William Blake and Liverpool

The recently opened exhibition at Tate Britain: William Blake: Artist includes Liverpool’s copy of the Meditaciones poéticas by José Joaquin de Mora (1783-1864), the only copy known in a UK library of this work, designed for the South American market.

This 1826 publication was inspired by one of the most famous poems of the 18th century, Robert Blair’s The Grave, and has plates based on illustrations by William Blake originally designed for a extensively promoted subscription edition (1808). Our loan features in the Independence and Despair section of the Tate exhibition, focused on Blake’s illustrations to ‘The Grave’ which came to define his reputation. The book, in the Tate curator’s words, is “a remarkable and unique demonstration of Blake’s penetration of the non-English world.”

Design by William Blake in José Joaquin de Mora, Meditaciones poéticas, 1826. SPEC H9.13

Liverpool’s copy (SPEC H9.13) has the University College Liverpool 1881 bookplate, with a presentation note: bequeathed by the Rev. John Hamilton Thom. The work is listed in the 1895 catalogue of Thom’s bequest: In memoriam John Hamilton Thom. List of books bequeathed by the late John Hamilton Thom to the Tate Library of University College, Liverpool with separate index of the books once belonging to the late Rev. Joseph Blanco White.

Thom (1808-1894), a prominent Unitarian minister in Liverpool, was also the executor of Joseph Blanco White (1775-1841). White and Mora were fellow Spanish emigrés, and both worked for the publisher Rudolph Ackermann: the connection probably explains the presence of Mora’s work in Special Collections.

Liverpool University Library was collecting works by William Blake (1757-1827) even before Thom’s bequest of the Meditaciones poéeticas: in 1892 the Liverpool solicitor and MP, A. F. Warr, gave his “delightful and almost complete series of reproductions of William Blake’s works” and the Library purchased the 1826 edition of Blake’s Job.

It is no coincidence that 1892 was also the year John Sampson (1862-1931) became the first full-time librarian at University College (later the University of Liverpool). Sampson was a renowned Blake scholar and in 1906 the Liverpool Courier, reviewing his then definitive critical edition of Blake’s Poetical Works, described the “broadening of public taste” in relation to Blake and of “the prominence of the part Liverpool has played in this essentially modern movement”.

Sampson’s scholarship was complemented by a more light-hearted approach to Blake’s poetry; in addition to a popular edition of a selection of Blake’s poems (1906) he also wrote Blake parodies (SP9/4/1/3), such as ‘Songs of Idiocy and Insanity’ and ‘The Girl’.

John Sampson’s parodies of Willimam Blake’s Songs of Innocence and Experience.
Sampson archive SP9/4/1/3
John Sampson William Blake parody ‘The Girl’. Sampson archive SP9/4/1/3

Liverpool University Press published a posthumous collection of Sampson’s work, In Lighter Moments: a book of occasional verse and prose (1934) and the Sampson archive holds drafts for the volume including unpublished work such as “After William Blake but before the new racing regulations.” (SP9/4/2/22).

The William Blake collections continue to be notable for facsimile editions of Blake’s work, including the important Trianon Press series, contemporary editions of works with engravings by Blake, and works on the critical reception of Blake as poet and artist, dating from Alexander Gilchrist’s Life of William Blake (1863), described in the Oxford Dictionary of National Biography as, “arguably the most important work ever published on Blake”.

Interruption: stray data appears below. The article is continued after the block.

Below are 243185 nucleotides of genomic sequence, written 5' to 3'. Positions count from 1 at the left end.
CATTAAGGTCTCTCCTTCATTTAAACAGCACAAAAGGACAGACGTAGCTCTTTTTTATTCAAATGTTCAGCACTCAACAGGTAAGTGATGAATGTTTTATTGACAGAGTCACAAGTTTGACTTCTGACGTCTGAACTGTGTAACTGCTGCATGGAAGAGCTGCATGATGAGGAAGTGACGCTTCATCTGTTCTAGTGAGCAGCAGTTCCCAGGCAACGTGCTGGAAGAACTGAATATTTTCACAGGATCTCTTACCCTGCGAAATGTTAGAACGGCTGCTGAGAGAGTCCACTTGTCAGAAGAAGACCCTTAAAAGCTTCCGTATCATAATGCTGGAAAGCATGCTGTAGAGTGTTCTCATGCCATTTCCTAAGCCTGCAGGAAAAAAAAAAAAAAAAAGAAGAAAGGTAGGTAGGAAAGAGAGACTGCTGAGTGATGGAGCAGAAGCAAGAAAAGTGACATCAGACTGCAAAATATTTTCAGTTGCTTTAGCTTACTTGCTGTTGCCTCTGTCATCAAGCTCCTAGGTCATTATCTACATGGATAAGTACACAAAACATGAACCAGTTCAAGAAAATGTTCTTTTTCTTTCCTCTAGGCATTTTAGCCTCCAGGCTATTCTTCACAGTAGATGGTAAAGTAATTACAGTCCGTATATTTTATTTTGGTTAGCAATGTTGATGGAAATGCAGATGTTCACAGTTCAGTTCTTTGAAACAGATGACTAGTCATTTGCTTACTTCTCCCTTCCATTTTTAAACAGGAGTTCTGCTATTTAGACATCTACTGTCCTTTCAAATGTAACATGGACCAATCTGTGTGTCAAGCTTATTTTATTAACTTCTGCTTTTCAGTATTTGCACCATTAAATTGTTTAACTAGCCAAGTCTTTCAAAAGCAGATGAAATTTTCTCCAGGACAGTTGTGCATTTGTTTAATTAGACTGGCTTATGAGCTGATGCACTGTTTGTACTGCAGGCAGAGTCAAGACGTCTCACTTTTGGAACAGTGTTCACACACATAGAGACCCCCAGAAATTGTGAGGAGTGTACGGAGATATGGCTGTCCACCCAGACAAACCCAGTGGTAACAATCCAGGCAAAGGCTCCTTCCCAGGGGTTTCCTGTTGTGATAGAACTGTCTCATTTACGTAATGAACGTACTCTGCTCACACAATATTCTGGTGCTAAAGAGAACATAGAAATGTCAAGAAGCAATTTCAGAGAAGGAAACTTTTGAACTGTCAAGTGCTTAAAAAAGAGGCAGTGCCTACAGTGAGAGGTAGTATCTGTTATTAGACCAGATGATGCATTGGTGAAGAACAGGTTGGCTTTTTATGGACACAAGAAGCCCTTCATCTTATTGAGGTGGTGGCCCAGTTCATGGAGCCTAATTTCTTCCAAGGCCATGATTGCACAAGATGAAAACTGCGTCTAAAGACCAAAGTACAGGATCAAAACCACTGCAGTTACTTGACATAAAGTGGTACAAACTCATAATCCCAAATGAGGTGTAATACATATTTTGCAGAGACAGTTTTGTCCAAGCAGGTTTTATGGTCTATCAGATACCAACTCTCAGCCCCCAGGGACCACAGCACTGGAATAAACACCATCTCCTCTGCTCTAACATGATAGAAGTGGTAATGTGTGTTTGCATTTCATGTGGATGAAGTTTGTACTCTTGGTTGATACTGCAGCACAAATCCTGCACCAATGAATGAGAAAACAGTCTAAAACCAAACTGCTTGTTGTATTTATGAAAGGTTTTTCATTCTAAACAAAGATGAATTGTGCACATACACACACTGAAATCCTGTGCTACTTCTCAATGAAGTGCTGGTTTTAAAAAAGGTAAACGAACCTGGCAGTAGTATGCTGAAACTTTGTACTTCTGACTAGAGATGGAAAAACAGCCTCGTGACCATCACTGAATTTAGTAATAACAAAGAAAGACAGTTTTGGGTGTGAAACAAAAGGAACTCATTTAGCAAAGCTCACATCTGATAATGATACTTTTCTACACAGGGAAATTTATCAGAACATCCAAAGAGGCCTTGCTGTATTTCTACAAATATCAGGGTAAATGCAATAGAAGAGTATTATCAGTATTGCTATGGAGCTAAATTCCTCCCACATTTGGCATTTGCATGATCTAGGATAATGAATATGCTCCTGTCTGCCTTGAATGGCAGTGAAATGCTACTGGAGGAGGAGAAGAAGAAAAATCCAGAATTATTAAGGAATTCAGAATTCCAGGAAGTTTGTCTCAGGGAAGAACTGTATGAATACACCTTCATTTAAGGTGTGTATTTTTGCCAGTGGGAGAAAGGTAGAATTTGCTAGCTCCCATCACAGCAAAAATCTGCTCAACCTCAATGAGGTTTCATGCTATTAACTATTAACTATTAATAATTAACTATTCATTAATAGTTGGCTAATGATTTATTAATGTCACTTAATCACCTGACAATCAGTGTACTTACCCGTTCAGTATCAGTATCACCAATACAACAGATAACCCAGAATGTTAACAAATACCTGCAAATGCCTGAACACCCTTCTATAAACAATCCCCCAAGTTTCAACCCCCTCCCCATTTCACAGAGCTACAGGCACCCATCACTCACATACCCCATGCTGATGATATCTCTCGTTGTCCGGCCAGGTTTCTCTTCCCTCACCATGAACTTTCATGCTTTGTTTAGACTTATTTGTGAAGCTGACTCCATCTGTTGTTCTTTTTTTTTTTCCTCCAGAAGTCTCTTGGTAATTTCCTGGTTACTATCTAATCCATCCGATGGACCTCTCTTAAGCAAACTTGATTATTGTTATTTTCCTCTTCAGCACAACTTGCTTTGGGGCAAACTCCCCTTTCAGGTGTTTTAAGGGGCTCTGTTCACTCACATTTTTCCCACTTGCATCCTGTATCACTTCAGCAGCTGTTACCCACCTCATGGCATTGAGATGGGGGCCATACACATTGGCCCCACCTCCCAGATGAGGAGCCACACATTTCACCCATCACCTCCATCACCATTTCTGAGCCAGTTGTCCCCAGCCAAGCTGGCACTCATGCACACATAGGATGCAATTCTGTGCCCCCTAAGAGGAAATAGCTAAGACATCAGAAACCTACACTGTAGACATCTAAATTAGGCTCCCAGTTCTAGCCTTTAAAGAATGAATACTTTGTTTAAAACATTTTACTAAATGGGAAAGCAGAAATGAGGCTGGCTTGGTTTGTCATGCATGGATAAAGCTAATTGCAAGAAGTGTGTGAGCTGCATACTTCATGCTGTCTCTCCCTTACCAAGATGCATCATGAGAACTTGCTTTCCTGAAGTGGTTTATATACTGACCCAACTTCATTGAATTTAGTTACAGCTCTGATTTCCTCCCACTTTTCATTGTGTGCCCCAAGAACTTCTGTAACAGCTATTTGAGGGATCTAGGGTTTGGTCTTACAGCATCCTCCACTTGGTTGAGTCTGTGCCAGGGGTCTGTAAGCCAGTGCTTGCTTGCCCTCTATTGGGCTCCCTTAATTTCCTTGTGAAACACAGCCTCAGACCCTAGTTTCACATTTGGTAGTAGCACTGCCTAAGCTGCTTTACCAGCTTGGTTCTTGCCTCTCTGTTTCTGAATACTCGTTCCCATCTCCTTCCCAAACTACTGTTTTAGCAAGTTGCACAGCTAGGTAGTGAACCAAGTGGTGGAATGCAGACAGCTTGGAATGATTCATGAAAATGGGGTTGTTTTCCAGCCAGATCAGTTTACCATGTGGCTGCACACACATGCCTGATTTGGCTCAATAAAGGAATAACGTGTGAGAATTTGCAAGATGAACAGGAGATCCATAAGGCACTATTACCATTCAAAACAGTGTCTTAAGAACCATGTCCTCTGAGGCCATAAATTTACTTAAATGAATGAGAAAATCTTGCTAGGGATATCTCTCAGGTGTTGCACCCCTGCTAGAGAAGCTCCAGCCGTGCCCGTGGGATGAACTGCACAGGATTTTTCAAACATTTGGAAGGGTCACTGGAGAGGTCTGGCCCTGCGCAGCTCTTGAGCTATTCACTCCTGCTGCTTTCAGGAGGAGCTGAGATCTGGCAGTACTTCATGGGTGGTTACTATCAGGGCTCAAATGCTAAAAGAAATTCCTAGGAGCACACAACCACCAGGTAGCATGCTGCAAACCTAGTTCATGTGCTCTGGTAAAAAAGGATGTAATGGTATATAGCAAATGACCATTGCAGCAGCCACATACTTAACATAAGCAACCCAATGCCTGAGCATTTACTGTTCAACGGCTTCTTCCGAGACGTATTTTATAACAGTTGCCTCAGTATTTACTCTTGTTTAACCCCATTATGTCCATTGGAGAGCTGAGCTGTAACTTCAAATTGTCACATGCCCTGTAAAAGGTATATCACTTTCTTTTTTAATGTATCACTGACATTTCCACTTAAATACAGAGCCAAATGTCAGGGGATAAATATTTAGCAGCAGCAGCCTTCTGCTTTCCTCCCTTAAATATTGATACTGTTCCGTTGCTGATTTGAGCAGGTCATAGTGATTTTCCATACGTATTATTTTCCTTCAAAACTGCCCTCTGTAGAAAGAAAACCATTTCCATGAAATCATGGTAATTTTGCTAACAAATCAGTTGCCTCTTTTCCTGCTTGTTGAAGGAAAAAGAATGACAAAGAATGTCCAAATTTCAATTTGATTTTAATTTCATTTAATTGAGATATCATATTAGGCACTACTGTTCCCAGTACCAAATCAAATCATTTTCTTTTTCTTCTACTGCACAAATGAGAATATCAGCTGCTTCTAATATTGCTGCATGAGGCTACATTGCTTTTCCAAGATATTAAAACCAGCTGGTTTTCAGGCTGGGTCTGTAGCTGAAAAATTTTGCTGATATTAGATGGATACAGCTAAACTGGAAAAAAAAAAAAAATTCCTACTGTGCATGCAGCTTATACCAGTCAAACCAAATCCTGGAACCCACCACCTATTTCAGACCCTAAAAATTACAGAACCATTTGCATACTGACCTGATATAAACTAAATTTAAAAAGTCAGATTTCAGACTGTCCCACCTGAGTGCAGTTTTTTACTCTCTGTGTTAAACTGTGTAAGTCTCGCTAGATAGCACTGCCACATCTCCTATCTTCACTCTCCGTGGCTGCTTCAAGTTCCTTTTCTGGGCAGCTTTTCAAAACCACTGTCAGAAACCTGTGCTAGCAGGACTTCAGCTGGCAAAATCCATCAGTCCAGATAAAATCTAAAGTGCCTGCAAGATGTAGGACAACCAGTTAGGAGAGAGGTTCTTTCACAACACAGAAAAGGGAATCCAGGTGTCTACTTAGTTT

Sampson’s scholarly contribution to William Blake studies is described by Angus Fraser in the Oxford Dictionary of National Biography  as, “the restoration of the text of William Blake’s lyrics, long overlaid and ‘improved’ by editors. In the Poetical Works (1905) he established the definitive text, with much critical and bibliographical apparatus, and in the edition of 1913 included ‘The French Revolution’, never before published, and long selections from the ‘prophetic books’. Partly for his work on Blake, but more for his linguistic studies, he was awarded an honorary DLitt at Oxford in 1909”.

John Sampson’s editions of Blake from 1905 (centre), 1913 (right) and 1947 reprint (left)

New Exhibition: Liverpool University Press: ‘Forward-looking for 120 years’

This exhibition celebrates the 120 year anniversary of the conception of the Liverpool University Press (LUP) in 1899. Drawing on archival material held within the Liverpool University Press archive and LUP publications held within Special Collections and Archives and the University Libraries, this exhibition seeks to document and display the key points in the rich history of the Press.

As with the scholarly communities it serves, LUP’s fortunes have waxed and waned over many decades but the unfailing commitment of Press staff, authors and editors, and a wider community of scholars who understood the distinctive and important contribution of university press publishing, have helped to lay the strong foundation on which LUP stands today.

Publishing more than 150 books a year, 34 journals and a number of digital products, and still the only university press to have won both The Bookseller and IPG awards for Academic Publisher of the Year, Liverpool University Press has been widely acclaimed for its willingness to embrace change. To that end, the team at LUP have chosen to celebrate the future as well as the past in 2019 with the strapline ‘Forward-looking for 120 years.’

(reference D80/5/2)

The exhibition is available to view at Special Collections and Archives, Ground Floor Grove Wing, Sydney Jones Library. It will run from September 2019-January 2020. We are open Monday to Friday, 9:30am-4:45pm.

Tweet us at @LivUniSCA & @LivUniPress; alternatively, contact us at scastaff@liverpool.ac.uk for more information.

Using Primary Sources: new open access e-textbook launched

Special Collections & Archives has been a key contributor in “Using Primary Sources”, a newly launched Open Access teaching and study resource that combines archival and early printed source materials with high quality peer-reviewed chapters by leading academics.

Edited by Dr Jonathan Hogg, Senior Lecturer in Twentieth Century History at the University of Liverpool, with over 30 academics contributing, this project is a collaboration between Liverpool University Press, the University of Liverpool Library and JISC, and is available for free on the BiblioBoard platform.